I’m not idealizing Web Dynpro Java and I’m not saying that there isn’t a long list of weaknesses; but I would like to see a stronger commitment on SAP’s side to incorporate the feedback from customers going live in 2010 and 2011 into Web Dynpro, and a long-term commitment to the UI consistency between Web Dynpro ABAP and Java. Providing that will require more effort from SAP than they usually afford when a component is in maintenance mode.

Let’s hope that this “Walldorf Kiss of Death” (Geek’s Dictionary: What is the Walldorf Kiss of Death?) will leave some lifeblood in Web Dynpro Java, so that the words of the mad Arab scholar Abdul Alhazred shall apply, immortalized in the Necronomicon and relayed to us by H.P. Lovecraft:

     That is not dead which can eternal lie.
     And with strange aeons even death may die.

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24 Comments

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  1. Christian Loos
    Hi Thorsten,

    on the BPM part:
    – In CE 7.2, you can also use VC and Adobe Offline Forms with BPM
    – Using the Task API available with CE 7.3, you can also integrate the other UI technologies you mentioned such as JSF or JSP. Granted, it will not be as simple and straightforward as with WD or VC, but nevertheless possible.

    Regards,
    Christian

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    1. Thorsten Franz Post author
      Christian,
      Thank you for pointing that out. I wanted to leave out all the UI technologies that you could only integrate with glue code, such as VC and Adobe Interactive Forms in CE 7.1.1, but I forgot that these have become straightforward to integrate in CE 7.2.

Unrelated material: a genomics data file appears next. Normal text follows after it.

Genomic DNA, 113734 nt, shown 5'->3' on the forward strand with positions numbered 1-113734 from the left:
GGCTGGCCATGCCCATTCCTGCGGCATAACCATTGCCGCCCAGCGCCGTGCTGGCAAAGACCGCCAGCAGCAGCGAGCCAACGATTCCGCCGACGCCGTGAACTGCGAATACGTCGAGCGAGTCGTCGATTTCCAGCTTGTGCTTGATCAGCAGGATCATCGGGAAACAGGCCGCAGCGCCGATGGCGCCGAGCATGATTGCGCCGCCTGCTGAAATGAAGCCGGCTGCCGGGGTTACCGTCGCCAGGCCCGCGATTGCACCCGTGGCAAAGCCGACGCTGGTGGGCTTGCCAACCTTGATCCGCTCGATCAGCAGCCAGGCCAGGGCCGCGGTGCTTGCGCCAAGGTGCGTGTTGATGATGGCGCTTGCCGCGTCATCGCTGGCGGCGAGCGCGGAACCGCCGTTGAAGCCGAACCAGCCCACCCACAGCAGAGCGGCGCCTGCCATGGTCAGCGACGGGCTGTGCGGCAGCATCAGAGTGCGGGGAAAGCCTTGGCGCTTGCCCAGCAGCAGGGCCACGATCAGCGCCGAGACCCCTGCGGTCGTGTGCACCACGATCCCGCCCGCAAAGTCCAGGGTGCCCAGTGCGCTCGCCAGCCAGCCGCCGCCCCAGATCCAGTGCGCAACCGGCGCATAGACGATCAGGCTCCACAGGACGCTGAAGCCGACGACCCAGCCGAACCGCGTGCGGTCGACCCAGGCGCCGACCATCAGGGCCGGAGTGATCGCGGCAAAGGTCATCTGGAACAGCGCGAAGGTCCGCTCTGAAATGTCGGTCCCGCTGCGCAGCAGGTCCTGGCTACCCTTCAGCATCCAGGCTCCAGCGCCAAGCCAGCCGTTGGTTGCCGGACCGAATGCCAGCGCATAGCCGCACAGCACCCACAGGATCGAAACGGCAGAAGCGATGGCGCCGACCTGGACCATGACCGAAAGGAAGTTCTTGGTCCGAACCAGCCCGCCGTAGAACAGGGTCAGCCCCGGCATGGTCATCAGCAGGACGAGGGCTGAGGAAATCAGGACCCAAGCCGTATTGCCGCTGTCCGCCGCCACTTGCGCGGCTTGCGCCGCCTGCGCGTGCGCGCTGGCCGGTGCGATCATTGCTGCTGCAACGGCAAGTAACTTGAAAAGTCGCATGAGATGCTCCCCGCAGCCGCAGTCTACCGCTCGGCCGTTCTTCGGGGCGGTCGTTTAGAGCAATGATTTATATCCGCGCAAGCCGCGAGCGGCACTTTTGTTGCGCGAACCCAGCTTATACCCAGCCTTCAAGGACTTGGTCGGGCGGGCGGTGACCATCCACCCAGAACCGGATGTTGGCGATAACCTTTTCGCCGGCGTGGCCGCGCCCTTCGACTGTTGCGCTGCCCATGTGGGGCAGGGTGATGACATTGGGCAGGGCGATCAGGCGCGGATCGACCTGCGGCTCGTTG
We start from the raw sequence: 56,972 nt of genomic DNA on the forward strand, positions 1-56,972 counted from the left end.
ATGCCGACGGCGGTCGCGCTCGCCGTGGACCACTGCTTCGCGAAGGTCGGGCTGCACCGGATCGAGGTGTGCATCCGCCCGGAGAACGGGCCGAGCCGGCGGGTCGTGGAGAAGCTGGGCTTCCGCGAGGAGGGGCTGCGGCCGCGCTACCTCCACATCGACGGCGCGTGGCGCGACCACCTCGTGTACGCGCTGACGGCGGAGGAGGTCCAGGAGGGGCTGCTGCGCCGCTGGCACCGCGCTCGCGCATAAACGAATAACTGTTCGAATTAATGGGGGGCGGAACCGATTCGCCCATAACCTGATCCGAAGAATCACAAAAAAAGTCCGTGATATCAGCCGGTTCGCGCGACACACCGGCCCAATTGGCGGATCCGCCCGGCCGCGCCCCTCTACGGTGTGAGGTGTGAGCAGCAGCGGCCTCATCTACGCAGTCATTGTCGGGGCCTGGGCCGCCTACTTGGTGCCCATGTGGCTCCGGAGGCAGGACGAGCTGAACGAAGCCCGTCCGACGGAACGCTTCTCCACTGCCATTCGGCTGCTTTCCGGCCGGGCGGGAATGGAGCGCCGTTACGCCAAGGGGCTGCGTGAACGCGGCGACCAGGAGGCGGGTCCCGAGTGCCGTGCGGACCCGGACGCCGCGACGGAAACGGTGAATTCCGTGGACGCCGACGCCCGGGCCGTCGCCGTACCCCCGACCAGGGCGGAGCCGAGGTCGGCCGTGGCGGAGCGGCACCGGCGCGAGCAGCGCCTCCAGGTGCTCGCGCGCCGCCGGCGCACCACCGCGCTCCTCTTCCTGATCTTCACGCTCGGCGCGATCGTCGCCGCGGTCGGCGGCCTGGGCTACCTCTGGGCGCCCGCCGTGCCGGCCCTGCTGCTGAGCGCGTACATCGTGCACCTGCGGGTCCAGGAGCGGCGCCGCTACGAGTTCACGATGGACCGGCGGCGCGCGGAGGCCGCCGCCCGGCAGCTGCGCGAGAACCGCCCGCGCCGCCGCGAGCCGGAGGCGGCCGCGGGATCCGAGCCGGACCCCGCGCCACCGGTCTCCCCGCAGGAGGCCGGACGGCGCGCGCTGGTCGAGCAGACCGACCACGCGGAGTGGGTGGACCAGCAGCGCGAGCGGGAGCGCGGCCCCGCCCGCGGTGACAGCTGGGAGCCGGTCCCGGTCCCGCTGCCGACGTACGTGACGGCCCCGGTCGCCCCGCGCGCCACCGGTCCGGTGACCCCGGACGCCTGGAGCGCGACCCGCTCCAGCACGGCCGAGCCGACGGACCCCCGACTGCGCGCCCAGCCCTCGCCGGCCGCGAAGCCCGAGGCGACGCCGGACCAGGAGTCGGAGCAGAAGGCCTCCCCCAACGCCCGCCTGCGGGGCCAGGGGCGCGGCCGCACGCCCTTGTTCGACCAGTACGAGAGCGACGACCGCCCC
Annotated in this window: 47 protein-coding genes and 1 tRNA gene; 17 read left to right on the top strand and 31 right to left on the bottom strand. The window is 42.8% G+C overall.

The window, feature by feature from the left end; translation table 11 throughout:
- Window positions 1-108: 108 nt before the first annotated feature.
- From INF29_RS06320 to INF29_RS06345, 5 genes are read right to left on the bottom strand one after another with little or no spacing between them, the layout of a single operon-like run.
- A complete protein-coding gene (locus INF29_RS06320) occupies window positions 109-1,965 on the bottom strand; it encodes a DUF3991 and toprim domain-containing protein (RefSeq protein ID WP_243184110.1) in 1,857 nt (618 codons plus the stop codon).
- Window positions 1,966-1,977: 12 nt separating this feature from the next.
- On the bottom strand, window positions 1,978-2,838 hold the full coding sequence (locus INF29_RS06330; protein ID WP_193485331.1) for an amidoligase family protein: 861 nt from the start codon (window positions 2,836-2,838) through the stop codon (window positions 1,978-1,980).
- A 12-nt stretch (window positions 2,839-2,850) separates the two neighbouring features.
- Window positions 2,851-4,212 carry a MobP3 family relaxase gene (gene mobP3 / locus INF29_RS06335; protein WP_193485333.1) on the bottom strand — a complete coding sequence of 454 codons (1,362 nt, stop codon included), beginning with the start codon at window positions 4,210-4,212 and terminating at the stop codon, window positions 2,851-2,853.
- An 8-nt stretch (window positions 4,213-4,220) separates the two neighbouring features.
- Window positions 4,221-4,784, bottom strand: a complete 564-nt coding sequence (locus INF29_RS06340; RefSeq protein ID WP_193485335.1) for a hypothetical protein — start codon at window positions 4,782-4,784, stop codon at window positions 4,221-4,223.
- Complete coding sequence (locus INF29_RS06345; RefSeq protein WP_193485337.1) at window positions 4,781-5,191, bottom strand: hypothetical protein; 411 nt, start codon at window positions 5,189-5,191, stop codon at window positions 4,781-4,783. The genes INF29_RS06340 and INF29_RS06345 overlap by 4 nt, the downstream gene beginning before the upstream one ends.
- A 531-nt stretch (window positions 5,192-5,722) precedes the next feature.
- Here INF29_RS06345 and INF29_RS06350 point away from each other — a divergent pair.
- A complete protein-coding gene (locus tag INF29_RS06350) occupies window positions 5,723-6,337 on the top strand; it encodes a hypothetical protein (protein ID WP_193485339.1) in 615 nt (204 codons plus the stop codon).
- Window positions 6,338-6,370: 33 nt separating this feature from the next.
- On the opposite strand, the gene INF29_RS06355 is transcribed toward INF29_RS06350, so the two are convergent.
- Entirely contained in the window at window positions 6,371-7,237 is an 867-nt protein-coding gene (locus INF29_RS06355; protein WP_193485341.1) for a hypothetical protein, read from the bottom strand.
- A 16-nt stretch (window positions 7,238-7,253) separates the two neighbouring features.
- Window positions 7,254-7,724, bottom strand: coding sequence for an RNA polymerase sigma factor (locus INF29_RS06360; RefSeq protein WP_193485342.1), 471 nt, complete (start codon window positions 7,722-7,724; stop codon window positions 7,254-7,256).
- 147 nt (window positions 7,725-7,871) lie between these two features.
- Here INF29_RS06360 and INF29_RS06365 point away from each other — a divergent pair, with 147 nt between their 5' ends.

Cheers,
      Thorsten
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    2. Thomas Bilz
      Regarding the BPM-UI-integration: it one of the biggest advantages of using WDJ was to generate a wdj-component from the bpm-toolset. In CE 7.3 there are no such tools for WDA.
      If we’re talking about model-driven-development then there is gread gap in this new world. On the other hand I hope that the new APIs that are included in CE 7.3 will give us more ways to work with alternative UIs. But anyway we will miss the generator for fast ui development from inside BPM-tools.

      Thomas

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      1. Christian Loos
        Hi Thomas,

        I totally agree that fast UI development/generation is very important for BPM from a tooling perspective.
        As with the WD toolset itself, the generation functionality in BPM will stay and can continue to be used.
        In addition, BPM may also offer the option to generate for example JSF UIs in the future.

        Regards,
        Christian

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  2. Suresh Datti
    the alleged new “Lightweight” Sybase db for Mobile devices might well be the key for WDA’s success .. else we might have to continue with WDJ..
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  3. Jan Penninkhof
    Hi Thorsten,

    I also have mixed feelings about the “kiss of death” as you describe it so nicely. Like you, I have also done quite some development in Java webdynpro and really don’t like to see these investments go haywire.

    On one hand I count my blessings that SAP is not dropping it entirely and still keeps on supporting it. On the other hand, I would still like new things to be happening at the WDJ side of the house too. It would be great to see e.g. floorplan manager, ALV and POWL appear on he Java stack as well, but have the feeling that it didn’t appear, because SAP has cut-down resources quite some time ago already.

    The current position of SAP feels a bit like a stab in the back, as I can still remember the vivid speeches in which SAP explained that for once customers had a choice on whether they would use WDJ or WDA and that both technologies were future-proof. Most folks that I spoke to at that time, were in the opinion that it would be inevidable that SAP would drop one of the technologies at a certain point. To them it didn’t make sense that SAP would have two plaforms to achieve the same goal (to build Webdynpro application), and would keep on investing in both of them. It seems that their fears have become reality.